Not Why? Who!Why do we as believers have to suffer? This reflection offers a context for understanding and dealing with suffering.
The setting for the book of Job is laid out in its first two chapters. We are informed from the start that Job is a blameless and upright man (see verse 1:1). This is an important detail to remember when you read the book; whatever happens to Job, it is not because of sin in his life or a lack of faith. The language used to describe Job is that of a man who is following God in obedience and trust. Next, Job's life is described in idyllic terms; this is a man with everything going for him.
Will we exhibit a trust in God who may not answer our, "Why's"?
In 1:6, the scene shifts from earth to the courts of heaven. There we find Satan coming before God to tell God all of the sinful things that people are doing on the earth (see verses 1:6-7). When the apostle John describes Satan in Revelation 12:10 as the accuser of our brothers, it is Job 1:6-11 and Zechariah 3:1 that he draws the description from. Satan, it appears, is given access to the presence of God where he stands and tells Him that God's people really do not love or trust Him.
In response, God points to Job as an example of a man who defies Satan's accusations. Not content with that, however, Satan seeks to cast a cloud of suspicion on Job's character. He declares that Job loves and serves God for strictly selfish reasons. "Take away all that makes his life comfortable and safe," Satan sneers, "and Job will deny you."
Knowing Job's heart, God permits Satan to attempt to prove that his accusations are true, and it is in this context that we are to understand Job's suffering. Job is allowed to suffer because of his righteousness. He loses all that he has: his wealth, his livelihood, his children, his home. He becomes diseased. He loses the respect of his wife. He is forced to live outside of the city in the garbage dump, an outcast from society. He is utterly destitute. Yet, Job maintains his trust in and dependency on God (see verses 1:22-22; 2:10).
The fundamental question to ask when reading the book of Job is the obvious one: "Why did Job suffer?" Looking back at Job from the perspective that God allows us to have, peering through the cracks of the curtain into the courts of heaven and overhearing the conversations between God and Satan, we learn that with suffering there is often mystery, unanswered questions, and things that we will never understand this side of eternity. There are things going on which we may never know about. Job didn't know that his suffering was because God had allowed Satan to afflict him in order to prove Job's faithfulness.
There is often mystery with suffering, but will there also be faith? Will we exhibit a trust in God who may not answer our, "Why's"? As many of us would in similar (and even lesser) situations, Job earnestly wanted to know the reason for why he was afflicted so severely. But when God responded, He responded in chapters 38-41 not with answers to the reasons why Job suffered but with a revelation of Himself.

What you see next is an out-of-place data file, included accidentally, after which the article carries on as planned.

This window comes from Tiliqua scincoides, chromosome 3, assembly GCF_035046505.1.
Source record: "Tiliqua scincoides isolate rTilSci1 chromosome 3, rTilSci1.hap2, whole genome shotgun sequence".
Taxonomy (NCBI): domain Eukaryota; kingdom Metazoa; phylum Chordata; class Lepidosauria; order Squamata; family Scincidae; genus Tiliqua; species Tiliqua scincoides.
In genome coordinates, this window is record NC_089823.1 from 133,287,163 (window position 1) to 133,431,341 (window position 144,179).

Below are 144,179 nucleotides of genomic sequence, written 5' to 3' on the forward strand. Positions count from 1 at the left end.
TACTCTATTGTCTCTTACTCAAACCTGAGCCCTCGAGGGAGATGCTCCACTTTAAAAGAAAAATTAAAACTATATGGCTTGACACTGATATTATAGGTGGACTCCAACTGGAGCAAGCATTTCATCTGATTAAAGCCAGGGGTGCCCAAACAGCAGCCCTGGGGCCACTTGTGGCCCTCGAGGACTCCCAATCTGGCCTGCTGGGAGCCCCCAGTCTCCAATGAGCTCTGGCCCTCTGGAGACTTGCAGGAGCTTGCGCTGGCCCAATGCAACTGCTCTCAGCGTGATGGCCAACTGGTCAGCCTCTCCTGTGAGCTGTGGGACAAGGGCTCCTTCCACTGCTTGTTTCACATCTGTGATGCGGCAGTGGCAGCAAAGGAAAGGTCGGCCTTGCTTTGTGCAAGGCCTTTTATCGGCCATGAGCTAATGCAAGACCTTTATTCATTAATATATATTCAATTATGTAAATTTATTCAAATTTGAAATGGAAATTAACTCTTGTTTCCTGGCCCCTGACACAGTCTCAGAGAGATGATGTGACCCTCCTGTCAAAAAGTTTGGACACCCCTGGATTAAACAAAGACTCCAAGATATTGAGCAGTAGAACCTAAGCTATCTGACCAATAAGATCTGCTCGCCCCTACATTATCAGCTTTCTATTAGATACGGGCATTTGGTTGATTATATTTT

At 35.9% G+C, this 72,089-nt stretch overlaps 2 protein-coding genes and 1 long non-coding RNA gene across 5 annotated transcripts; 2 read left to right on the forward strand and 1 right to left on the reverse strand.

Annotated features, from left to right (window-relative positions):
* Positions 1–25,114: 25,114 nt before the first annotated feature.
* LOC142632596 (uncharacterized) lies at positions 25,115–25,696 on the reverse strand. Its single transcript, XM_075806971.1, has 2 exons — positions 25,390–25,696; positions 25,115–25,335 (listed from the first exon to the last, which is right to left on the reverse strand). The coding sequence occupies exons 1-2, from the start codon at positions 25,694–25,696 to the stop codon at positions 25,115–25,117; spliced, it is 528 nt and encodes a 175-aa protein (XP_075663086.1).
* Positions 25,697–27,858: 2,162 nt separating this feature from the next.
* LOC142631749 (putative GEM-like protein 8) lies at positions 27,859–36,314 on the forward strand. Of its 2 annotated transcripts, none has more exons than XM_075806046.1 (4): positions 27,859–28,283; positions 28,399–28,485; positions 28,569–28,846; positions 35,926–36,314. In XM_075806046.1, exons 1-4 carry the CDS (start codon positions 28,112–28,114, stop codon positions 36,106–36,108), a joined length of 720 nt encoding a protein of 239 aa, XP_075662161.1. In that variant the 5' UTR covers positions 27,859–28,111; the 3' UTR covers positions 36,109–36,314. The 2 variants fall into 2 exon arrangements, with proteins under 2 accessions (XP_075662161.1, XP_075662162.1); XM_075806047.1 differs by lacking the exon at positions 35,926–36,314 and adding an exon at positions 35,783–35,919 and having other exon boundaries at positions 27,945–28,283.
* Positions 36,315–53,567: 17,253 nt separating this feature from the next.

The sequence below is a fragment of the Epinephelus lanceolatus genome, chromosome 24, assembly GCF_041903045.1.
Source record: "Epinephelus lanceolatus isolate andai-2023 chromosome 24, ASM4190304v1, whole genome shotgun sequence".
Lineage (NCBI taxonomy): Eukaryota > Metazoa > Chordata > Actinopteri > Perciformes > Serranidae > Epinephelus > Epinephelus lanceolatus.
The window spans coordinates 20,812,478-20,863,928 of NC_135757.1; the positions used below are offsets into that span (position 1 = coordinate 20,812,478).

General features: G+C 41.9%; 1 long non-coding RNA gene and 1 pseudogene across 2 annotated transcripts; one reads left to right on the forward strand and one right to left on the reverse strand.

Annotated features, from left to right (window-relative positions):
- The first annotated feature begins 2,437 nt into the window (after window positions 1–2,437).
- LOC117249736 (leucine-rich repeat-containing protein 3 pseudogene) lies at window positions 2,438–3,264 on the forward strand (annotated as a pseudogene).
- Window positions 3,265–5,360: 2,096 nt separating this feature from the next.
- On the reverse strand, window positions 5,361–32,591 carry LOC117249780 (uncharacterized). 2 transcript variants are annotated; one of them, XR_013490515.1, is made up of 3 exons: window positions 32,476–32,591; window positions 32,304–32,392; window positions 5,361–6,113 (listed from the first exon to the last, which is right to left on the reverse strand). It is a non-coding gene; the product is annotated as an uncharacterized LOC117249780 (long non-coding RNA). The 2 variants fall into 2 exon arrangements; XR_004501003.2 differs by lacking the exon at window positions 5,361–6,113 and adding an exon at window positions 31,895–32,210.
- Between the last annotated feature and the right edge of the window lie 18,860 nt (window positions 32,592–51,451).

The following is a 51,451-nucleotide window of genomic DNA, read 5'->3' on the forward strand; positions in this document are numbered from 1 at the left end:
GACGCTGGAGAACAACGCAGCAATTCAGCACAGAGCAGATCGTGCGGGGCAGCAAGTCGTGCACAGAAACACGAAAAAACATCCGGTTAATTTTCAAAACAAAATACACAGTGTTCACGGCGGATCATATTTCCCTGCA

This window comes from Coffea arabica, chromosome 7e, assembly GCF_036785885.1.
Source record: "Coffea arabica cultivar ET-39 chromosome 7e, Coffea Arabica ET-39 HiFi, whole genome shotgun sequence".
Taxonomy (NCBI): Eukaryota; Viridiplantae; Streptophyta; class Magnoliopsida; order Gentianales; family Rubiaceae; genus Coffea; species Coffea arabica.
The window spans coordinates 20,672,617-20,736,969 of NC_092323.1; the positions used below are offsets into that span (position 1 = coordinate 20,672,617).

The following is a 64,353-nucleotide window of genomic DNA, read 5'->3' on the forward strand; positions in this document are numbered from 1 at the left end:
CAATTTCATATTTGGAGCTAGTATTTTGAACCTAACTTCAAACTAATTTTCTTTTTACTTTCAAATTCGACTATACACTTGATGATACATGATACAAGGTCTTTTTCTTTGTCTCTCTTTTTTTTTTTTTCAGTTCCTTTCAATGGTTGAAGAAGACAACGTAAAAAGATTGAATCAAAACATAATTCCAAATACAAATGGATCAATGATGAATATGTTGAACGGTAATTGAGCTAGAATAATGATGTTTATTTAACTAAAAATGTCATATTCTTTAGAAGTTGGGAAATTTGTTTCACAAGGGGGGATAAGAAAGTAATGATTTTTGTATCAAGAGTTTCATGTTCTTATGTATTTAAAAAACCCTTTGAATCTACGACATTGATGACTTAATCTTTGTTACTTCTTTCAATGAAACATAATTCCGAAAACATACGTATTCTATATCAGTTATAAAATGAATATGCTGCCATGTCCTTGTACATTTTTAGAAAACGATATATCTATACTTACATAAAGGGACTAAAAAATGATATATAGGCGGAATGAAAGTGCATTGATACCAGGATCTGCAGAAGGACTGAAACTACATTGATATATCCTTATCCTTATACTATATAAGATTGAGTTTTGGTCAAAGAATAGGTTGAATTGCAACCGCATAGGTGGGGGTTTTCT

By revealing who He is, in effect, God reminded Job that the primary quest for the believer on the face of unjust suffering is not an explanation for the question "Why?" but an answer to the question "Who?" Job was reminded of God's power, His wisdom, and His control over creation. In effect, God's answer to Job was, "This is the kind of God I am. I know what is going on and you do not. Your life is still under my control and care. Will you trust me?" And this answer was supposed to be good enough for Job.
The book of Job also helps us to understand that suffering is not always the result of sin, or even that it is God's way of purifying and/or teaching us. Job's friends limited themselves to this answer and it was for this reason that God condemned them. Additionally, a careful study of God's disciplinary use of suffering would seem to validate the claim that if one cannot honestly identify what God is leading you to repent of, then it is doubtful that this is God's purpose at the time. Surely, God does not punish without convicting. Punishment without conviction would be vindictive, as would punishment after confession and repentance.
My advice to those going through suffering would be to carefully go before God, honestly seeking His face and ask for His Spirit to examine your heart and life. If God does not convict you of sin or if sincere confession and repentance does not remedy the situation, then, in my opinion, it would be fair to say that there are other factors at work in this situation. The call, then, is to continue to love and trust Him, knowing that this response reveals Satan's accusations to be lies.
Glenn Penner is the communications director of the Voice of Martyrs Canada. To receive VOM's free monthly newsletter, please sign up at http://www.persecution.net.
Originally published in the Voice of Martyrs Newsletter, June 2004.
Used with permission of the author. Copyright © 2004 Christianity.ca.